Journal of Geographical Sciences ›› 2020, Vol. 30 ›› Issue (1): 103-118.

• Special Issue: Global and Regional Land Surface Characteristics and Socio-economic Scenarios •

### Correspondence between the large volcanic eruptions and ENSO events over AD 1525–2000

FANG Xiuqi1,2, ZHENG Xue1, ZHANG Xing1

1. 1. Faculty of Geographical Science, Beijing Normal University, Beijing 100875, China
2. Key Laboratory of Environmental Change and Natural Disaster, Ministry of Education, Beijing Normal University, Beijing 100875, China
• Received:2018-12-19 Accepted:2019-04-23 Online:2020-01-25 Published:2020-03-25
• About author:Fang Xiuqi (1962–), Professor, specialized in the research of environmental change. E-mail: xfang@bnu.edu.cn
• Supported by:
National Natural Science Foundation of China, No(41430528)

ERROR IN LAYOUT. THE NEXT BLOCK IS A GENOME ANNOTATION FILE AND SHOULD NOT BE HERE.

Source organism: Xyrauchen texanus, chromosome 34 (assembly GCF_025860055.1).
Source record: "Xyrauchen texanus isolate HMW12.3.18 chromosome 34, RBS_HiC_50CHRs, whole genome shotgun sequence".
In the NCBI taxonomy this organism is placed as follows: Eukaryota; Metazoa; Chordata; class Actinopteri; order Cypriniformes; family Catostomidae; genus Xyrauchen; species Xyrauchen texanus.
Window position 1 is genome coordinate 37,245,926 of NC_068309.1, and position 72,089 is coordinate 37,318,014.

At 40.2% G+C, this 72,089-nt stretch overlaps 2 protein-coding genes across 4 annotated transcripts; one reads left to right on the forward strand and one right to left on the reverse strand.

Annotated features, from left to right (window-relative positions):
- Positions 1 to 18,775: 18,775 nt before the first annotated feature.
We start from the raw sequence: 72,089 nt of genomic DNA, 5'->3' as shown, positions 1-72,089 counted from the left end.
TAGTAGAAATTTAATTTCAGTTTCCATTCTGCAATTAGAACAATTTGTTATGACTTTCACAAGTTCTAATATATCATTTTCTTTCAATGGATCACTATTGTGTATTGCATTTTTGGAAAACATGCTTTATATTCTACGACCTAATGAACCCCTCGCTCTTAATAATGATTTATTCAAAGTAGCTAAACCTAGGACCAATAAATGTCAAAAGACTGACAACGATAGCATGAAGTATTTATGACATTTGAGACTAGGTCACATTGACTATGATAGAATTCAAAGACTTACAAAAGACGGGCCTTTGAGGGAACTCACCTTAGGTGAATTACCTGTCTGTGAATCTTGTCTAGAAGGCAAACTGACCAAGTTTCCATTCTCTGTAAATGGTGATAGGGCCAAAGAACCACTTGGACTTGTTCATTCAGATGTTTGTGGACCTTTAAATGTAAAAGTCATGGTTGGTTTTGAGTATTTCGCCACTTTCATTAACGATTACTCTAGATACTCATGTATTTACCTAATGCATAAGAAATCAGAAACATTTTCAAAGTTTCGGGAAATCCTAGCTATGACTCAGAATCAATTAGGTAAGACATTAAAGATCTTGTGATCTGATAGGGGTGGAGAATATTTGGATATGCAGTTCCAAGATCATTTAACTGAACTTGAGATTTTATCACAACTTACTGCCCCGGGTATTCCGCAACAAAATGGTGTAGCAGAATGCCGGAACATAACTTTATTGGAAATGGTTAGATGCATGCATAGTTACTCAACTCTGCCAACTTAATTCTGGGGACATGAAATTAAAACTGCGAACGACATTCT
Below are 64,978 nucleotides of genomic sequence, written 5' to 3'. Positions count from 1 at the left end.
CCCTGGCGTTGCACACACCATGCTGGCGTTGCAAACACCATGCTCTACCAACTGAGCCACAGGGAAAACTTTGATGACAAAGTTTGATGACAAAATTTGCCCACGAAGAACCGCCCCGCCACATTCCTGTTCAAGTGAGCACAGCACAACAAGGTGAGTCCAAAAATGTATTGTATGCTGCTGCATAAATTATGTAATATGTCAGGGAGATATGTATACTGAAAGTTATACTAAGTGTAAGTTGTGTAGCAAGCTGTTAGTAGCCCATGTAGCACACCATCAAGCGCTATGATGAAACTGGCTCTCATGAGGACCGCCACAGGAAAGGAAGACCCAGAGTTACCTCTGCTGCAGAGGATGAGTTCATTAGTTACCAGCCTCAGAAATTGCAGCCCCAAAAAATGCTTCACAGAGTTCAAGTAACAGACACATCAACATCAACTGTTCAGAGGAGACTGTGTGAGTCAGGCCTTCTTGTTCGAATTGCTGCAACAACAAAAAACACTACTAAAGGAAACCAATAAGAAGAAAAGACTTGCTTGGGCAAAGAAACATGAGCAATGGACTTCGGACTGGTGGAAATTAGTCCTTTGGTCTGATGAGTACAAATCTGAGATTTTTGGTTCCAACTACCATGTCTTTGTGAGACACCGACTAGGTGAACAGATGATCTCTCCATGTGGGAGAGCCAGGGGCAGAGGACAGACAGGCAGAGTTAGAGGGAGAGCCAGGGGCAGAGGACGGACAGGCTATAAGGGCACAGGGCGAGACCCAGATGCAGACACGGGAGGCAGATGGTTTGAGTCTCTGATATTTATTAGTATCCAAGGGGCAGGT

Abstract: ENSO is an interannual mode which may be affected by external forcing, such as volcanic eruptions. Based on the reconstructed volcanic eruptions chronology and ENSO sequences, both 195 large volcanic eruptions (VEI≥4) and 398 ENSO (El Ni?o and La Ni?a) events were extracted from 1525 to 2000. An analysis of the correspondence between the large volcanic eruptions and ENSO events was performed by matching the large volcanic eruptions with the types and magnitudes of ENSO events present in the 0–2 years after the eruptions. The results show the following: (1) The percentages of ENSO events within the 3 years after the large eruptions had increased to 68.3% from 31.7% compared with those with no-eruptions in the previous 0–2 years. In addition, the ratio of El Ni?o to La Ni?a events turned from 2:3 to 1:1, and more El Ni?o events occurred in the 0 year after eruptions in the low-latitudes of the Northern Hemisphere and in the tropics but more La Ni?a events occurred in the 0 year after in the high-latitudes of the Northern Hemisphere and the Southern Hemisphere. (2) After the eruptions, the weak (W) El Ni?o events had increased by 8 percentage points and the very strong (VS) El Ni?o events had decreased by 10 percentage points; conversely, there was a decrease by 15 percentage points of the weak La Ni?a events and an increase by 11.4 percentage points of the very strong La Ni?a events. Specifically, the percentages of strong La Ni?a events increased to a peak at 1 (+1) year after the eruptions. (3) The percentage of eruptions followed by single-year ENSO was the greatest. The percentage of ENSO events that occurred in the consecutive 2 years following an eruption was approximately equal to the percentage of events that occurred consecutively 3 years following an eruption, and both sets of ENSO magnitudes showed a decreasing trend.